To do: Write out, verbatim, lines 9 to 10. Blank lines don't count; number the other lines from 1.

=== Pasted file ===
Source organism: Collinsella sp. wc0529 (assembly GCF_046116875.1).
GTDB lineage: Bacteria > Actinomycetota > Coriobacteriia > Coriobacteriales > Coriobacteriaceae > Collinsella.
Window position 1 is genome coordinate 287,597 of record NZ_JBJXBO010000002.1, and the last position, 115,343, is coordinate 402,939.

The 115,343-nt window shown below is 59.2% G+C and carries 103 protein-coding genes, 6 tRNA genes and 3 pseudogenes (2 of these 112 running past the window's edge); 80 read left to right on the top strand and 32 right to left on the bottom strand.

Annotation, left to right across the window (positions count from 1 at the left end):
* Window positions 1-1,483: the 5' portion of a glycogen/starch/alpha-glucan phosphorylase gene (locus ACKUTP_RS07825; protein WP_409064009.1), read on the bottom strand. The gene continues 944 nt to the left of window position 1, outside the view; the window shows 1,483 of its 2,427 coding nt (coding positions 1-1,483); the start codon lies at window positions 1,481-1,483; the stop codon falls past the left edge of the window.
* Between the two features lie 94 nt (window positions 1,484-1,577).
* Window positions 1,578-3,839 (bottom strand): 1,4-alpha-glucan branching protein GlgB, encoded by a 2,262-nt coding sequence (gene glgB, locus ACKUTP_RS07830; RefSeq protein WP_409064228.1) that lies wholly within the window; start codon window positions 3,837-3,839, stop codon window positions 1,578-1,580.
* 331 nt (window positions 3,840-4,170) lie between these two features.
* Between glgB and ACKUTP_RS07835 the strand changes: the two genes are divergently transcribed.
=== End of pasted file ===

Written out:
* 331 nt (window positions 3,840-4,170) lie between these two features.
* Between glgB and ACKUTP_RS07835 the strand changes: the two genes are divergently transcribed.